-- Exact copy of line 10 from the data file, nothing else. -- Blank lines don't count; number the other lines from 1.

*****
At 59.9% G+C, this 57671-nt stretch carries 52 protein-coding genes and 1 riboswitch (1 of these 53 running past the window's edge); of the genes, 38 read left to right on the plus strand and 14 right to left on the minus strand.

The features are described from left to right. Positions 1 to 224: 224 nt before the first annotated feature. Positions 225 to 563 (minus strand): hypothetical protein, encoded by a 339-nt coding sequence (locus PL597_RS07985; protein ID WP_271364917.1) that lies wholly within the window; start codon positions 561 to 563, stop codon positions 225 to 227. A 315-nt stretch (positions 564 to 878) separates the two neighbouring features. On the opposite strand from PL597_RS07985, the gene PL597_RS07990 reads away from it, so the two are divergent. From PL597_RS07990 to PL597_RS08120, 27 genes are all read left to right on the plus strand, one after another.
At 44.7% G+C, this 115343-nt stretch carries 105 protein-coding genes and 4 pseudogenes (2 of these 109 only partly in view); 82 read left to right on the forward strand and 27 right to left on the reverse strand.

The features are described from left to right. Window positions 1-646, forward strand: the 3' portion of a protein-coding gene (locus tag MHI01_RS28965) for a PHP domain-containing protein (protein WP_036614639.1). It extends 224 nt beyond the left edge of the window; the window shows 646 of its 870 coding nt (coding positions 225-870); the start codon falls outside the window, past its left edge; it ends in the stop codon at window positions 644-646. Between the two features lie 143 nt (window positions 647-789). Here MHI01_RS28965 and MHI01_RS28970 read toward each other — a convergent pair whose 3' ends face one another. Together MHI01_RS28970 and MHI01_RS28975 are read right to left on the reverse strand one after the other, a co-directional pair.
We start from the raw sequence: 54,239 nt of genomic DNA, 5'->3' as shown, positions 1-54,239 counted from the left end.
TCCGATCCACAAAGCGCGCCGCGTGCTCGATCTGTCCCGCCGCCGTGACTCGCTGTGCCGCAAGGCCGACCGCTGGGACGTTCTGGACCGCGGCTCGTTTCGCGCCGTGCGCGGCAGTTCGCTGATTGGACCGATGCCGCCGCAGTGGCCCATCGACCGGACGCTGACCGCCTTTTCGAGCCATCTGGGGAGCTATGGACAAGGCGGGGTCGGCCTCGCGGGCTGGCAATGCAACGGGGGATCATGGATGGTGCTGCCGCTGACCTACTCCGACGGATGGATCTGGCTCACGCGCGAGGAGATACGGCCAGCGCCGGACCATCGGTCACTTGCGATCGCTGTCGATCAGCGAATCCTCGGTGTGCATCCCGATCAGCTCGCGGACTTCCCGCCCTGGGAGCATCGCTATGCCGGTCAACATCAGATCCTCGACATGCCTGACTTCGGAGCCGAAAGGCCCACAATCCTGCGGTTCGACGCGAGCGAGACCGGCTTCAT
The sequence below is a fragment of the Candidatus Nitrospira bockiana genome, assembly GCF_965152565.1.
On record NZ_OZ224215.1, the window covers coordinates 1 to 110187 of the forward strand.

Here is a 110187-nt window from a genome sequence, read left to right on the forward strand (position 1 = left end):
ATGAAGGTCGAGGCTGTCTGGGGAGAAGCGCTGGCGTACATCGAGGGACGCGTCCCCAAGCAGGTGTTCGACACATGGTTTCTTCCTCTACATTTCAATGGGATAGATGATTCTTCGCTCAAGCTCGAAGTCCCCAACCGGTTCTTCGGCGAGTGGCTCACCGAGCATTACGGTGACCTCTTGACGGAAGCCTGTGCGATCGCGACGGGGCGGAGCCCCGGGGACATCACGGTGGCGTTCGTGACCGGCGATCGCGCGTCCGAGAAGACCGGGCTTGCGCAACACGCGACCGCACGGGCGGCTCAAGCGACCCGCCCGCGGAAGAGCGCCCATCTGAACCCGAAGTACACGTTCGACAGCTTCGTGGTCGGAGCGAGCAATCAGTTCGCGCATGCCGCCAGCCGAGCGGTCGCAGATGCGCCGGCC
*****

ATGAAGGTCGAGGCTGTCTGGGGAGAAGCGCTGGCGTACATCGAGGGACGCGTCCCCAAGCAGGTGTTCGACACATGGTTTCTTCCTCTACATTTCAATGGGATAGATGATTCTTCGCTCAAGCTCGAAGTCCCCAACCGGTTCTTCGGCGAGTGGCTCACCGAGCATTACGGTGACCTCTTGACGGAAGCCTGTGCGATCGCGACGGGGCGGAGCCCCGGGGACATCACGGTGGCGTTCGTGACCGGCGATCGCGCGTCCGAGAAGACCGGGCTTGCGCAACACGCGACCGCACGGGCGGCTCAAGCGACCCGCCCGCGGAAGAGCGCCCATCTGAACCCGAAGTACACGTTCGACAGCTTCGTGGTCGGAGCGAGCAATCAGTTCGCGCATGCCGCCAGCCGAGCGGTCGCAGATGCGCCGGCC